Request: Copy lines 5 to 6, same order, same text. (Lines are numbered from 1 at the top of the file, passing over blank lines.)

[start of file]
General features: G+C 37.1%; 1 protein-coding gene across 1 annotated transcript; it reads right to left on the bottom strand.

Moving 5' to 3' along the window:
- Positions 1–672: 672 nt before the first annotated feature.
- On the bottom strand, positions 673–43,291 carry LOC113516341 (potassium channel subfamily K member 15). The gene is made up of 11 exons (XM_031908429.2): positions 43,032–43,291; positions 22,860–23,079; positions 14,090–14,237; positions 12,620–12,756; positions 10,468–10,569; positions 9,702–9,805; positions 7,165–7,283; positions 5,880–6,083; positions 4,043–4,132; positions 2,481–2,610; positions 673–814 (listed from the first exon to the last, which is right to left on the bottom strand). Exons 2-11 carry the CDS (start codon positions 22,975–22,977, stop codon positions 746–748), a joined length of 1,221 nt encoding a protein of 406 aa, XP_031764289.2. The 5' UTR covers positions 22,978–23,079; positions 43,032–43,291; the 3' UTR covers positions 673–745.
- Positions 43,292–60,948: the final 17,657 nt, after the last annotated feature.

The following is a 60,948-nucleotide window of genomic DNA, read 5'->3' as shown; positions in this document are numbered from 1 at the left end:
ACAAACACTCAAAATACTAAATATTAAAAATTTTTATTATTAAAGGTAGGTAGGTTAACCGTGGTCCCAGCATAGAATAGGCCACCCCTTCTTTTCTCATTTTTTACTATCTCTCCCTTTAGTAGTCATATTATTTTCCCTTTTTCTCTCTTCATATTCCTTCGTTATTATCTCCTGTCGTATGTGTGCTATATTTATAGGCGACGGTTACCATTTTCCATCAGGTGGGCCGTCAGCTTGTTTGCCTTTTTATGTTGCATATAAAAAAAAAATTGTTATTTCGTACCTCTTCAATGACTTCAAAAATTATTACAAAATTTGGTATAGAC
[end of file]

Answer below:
- Positions 43,292–60,948: the final 17,657 nt, after the last annotated feature.

The following is a 60,948-nucleotide window of genomic DNA, read 5'->3' as shown; positions in this document are numbered from 1 at the left end: